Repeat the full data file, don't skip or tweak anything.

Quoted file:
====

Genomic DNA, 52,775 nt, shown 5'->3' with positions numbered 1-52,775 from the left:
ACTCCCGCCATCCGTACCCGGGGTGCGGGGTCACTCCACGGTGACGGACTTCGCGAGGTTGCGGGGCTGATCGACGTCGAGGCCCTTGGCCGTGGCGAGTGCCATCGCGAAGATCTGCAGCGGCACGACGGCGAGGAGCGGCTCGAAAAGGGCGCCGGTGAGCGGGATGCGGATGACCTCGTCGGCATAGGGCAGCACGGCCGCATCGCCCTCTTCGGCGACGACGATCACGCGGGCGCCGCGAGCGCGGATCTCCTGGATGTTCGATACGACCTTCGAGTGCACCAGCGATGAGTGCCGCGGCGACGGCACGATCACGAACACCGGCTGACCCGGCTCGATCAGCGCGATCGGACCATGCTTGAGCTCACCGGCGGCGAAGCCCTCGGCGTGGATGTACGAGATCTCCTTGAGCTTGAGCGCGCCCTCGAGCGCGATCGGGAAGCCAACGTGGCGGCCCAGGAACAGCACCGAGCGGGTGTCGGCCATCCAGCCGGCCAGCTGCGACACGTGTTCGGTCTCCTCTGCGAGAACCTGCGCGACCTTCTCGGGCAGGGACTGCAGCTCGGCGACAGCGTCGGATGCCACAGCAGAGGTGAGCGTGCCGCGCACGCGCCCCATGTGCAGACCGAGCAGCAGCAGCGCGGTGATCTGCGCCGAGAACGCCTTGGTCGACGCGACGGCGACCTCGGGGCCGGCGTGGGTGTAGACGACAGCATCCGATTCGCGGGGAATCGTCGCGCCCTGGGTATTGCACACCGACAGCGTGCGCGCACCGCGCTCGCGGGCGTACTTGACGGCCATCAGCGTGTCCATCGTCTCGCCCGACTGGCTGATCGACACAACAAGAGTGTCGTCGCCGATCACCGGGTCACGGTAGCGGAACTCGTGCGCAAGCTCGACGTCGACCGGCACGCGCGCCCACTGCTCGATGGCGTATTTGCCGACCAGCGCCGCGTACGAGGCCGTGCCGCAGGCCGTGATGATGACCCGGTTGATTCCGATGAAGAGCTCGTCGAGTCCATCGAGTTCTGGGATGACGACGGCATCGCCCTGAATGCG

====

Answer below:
Genomic DNA, 52,775 nt, shown 5'->3' with positions numbered 1-52,775 from the left:
ACTCCCGCCATCCGTACCCGGGGTGCGGGGTCACTCCACGGTGACGGACTTCGCGAGGTTGCGGGGCTGATCGACGTCGAGGCCCTTGGCCGTGGCGAGTGCCATCGCGAAGATCTGCAGCGGCACGACGGCGAGGAGCGGCTCGAAAAGGGCGCCGGTGAGCGGGATGCGGATGACCTCGTCGGCATAGGGCAGCACGGCCGCATCGCCCTCTTCGGCGACGACGATCACGCGGGCGCCGCGAGCGCGGATCTCCTGGATGTTCGATACGACCTTCGAGTGCACCAGCGATGAGTGCCGCGGCGACGGCACGATCACGAACACCGGCTGACCCGGCTCGATCAGCGCGATCGGACCATGCTTGAGCTCACCGGCGGCGAAGCCCTCGGCGTGGATGTACGAGATCTCCTTGAGCTTGAGCGCGCCCTCGAGCGCGATCGGGAAGCCAACGTGGCGGCCCAGGAACAGCACCGAGCGGGTGTCGGCCATCCAGCCGGCCAGCTGCGACACGTGTTCGGTCTCCTCTGCGAGAACCTGCGCGACCTTCTCGGGCAGGGACTGCAGCTCGGCGACAGCGTCGGATGCCACAGCAGAGGTGAGCGTGCCGCGCACGCGCCCCATGTGCAGACCGAGCAGCAGCAGCGCGGTGATCTGCGCCGAGAACGCCTTGGTCGACGCGACGGCGACCTCGGGGCCGGCGTGGGTGTAGACGACAGCATCCGATTCGCGGGGAATCGTCGCGCCCTGGGTATTGCACACCGACAGCGTGCGCGCACCGCGCTCGCGGGCGTACTTGACGGCCATCAGCGTGTCCATCGTCTCGCCCGACTGGCTGATCGACACAACAAGAGTGTCGTCGCCGATCACCGGGTCACGGTAGCGGAACTCGTGCGCAAGCTCGACGTCGACCGGCACGCGCGCCCACTGCTCGATGGCGTATTTGCCGACCAGCGCCGCGTACGAGGCCGTGCCGCAGGCCGTGATGATGACCCGGTTGATTCCGATGAAGAGCTCGTCGAGTCCATCGAGTTCTGGGATGACGACGGCATCGCCCTGAATGCG